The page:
In her May 21 column, Maggie Hammerle fervently expresses her criticisms of the “You Don’t Say?” campaign and strongly cautions against “hypersensitivity to words and phrases.” Rooted in her convictions of “gender norms,” “that homosexuality is wrong,” and being a “tranny” is “immoral,” Hammerle opines that the campaign’s message restricts her ability to express her beliefs. Long-standing research refutes Hammerle’s stereotypical claims about sexual and gender minorities and stresses the repercussions of offensive language. Furthermore, we feel as though she has misinterpreted the nuances of our campaign.
In creating the campaign, we very deliberately crafted each statement to begin with “I don’t say” as opposed to “You shouldn’t say” to address the well-formulated concern about limiting free speech. In turn, the campaign expresses opinions of models and speakers instead of prescribing overarching social norms for the Duke community. One is certainly entitled to believe that monitoring the words we use can hinder “healthy dialogue”. However, we contend that these words and phrases are exactly the opposite—unhealthy.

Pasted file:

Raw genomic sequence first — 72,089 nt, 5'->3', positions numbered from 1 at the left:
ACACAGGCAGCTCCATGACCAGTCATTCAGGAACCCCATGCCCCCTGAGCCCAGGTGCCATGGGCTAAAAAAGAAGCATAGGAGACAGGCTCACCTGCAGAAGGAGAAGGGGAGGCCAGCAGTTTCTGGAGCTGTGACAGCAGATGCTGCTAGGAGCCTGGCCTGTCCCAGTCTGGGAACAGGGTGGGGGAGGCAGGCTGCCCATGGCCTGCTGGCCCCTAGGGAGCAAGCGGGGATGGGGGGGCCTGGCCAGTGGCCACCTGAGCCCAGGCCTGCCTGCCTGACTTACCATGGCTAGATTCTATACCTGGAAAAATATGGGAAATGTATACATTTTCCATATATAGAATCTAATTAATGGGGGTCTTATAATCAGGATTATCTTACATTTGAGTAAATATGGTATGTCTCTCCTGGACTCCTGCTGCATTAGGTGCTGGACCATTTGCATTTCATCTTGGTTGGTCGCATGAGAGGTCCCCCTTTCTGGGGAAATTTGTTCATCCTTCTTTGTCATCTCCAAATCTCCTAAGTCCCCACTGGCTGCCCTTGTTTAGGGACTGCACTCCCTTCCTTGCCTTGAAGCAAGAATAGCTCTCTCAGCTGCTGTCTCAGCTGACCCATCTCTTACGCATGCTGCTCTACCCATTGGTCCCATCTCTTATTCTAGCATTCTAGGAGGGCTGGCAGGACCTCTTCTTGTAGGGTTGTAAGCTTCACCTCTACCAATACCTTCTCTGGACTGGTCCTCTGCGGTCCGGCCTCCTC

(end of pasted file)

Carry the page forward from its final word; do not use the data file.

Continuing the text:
Hammerle is correct in asserting that these words operate on a two-way street. In many cases, we can do a better job of empowering minorities by disempowering words. That being said, not everybody has the privilege of being able to push away the offense carried by the words of others. To ascribe the responsibility of offensive language to minorities is analogous to understanding sexual assault as an issue brought about by women. It’s victim-blaming 101, and we will not stand for that.
In fact, LGBT youth are disproportionately susceptible to bullying by their peers. When it does not entail physical abuse, this bullying manifests itself in dehumanizing language. Each instance of bullying increases the victim’s likelihood of self-harm, including suicide, by 250 percent.
As a campus, we can do a better, more constructive job of validating the identities and values of our peers, rather than resorting to slurs. A slur is not dialogue. A slur is the silence of LGBT people around the world. Hammerle’s perspective belongs at Duke, and she is brave for sharing it publicly. Nevertheless, the language promoted by her column infringes on the security of Duke’s marginalized students. You can do your part in maintaining their security by thinking before you talk.
Daniel Kort, Christie Lawrence, Jay Sullivan, and Anuj Chhabra
Founders, “You Don’t Say?” Campaign